McCarthy says since President Donald Trump and new EPA Administrator Scott Pruitt have rejected mainstream climate science, she expects federal work to curb emissions will slow.
"I don’t know why climate change got to be a religion instead of a simple, fact-based science exercise, but I do know that the actions that California is taking and others will make the difference between whether we stand still, or fall back, or move forward," McCarthy says.
But California derives much of its ability to make its own emissions and air quality rules from waivers granted by the EPA. Pruitt has not committed to continuing those waivers and has generally called for a scaling back of environmental regulations as onerous to business and job creation. McCarthy says efforts to end the state's waivers would face significant legal hurdles.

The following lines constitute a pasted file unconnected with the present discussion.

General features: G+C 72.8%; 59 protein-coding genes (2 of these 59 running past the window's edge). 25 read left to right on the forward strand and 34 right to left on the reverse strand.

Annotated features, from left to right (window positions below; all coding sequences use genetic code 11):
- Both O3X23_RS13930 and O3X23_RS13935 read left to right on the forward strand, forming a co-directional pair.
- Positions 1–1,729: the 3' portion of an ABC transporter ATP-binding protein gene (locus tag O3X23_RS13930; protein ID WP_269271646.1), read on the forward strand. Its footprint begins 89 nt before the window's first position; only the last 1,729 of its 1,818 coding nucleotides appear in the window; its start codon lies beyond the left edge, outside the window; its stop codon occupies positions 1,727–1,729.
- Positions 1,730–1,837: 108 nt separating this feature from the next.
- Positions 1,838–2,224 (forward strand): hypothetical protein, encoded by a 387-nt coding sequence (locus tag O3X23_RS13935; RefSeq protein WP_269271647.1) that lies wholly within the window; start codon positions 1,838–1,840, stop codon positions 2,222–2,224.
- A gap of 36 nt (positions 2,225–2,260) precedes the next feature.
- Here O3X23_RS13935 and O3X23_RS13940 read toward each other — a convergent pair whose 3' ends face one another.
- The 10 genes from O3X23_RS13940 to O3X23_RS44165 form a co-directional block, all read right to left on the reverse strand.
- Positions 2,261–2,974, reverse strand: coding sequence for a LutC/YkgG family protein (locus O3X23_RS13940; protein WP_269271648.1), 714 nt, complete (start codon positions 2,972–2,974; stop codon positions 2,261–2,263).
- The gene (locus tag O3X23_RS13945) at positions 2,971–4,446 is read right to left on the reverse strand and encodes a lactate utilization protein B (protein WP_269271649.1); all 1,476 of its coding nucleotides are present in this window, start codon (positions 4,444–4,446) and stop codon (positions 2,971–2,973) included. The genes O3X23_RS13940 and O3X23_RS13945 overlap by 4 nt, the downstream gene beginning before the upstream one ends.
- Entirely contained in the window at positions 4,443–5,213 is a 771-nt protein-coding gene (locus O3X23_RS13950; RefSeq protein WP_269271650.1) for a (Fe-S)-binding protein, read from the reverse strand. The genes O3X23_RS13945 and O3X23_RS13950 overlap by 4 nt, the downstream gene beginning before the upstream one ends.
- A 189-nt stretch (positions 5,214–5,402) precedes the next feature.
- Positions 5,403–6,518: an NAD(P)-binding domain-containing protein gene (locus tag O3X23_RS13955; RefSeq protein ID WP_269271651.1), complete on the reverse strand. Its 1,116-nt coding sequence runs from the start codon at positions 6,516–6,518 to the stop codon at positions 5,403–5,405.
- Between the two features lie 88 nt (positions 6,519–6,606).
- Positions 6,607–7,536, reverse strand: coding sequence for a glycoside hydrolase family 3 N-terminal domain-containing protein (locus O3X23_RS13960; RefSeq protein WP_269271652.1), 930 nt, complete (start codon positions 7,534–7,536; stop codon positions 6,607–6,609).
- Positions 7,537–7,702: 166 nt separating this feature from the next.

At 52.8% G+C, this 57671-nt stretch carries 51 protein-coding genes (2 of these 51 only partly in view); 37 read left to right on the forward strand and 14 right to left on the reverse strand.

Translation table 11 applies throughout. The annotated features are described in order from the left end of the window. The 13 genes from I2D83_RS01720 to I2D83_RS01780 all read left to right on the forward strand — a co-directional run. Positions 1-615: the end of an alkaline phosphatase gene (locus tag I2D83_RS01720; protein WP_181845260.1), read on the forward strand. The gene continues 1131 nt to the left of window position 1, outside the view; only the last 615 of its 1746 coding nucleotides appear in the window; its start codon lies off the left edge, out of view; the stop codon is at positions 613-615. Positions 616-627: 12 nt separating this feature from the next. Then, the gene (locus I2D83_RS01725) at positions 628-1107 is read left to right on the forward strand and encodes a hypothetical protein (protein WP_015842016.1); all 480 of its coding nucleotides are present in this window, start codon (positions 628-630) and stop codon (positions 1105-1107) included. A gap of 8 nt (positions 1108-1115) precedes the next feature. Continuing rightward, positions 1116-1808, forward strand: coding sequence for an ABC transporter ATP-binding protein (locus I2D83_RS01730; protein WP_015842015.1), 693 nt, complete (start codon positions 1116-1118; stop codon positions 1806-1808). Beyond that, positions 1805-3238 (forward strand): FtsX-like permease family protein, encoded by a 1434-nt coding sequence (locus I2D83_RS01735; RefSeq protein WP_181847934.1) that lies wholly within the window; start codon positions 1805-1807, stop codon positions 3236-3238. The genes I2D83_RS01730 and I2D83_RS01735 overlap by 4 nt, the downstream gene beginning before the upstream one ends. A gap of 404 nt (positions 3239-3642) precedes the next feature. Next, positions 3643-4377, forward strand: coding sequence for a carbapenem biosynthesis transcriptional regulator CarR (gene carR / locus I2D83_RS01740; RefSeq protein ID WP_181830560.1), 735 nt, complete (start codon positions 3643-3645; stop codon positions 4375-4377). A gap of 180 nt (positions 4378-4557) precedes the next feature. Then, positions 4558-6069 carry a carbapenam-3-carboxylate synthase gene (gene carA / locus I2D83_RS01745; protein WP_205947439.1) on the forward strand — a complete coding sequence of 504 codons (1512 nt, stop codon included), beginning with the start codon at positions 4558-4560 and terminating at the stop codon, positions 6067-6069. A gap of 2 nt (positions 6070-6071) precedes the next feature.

"Frankly the Clean Air Act is very clear about California’s right to do a waiver and the requirements for that," says McCarthy. "They have met those requirements, and the waivers have been granted. The courts have spoken to this many, many times."
Democratic leaders in California have indicated they would challenge federal attempts to halt the state's waivers.
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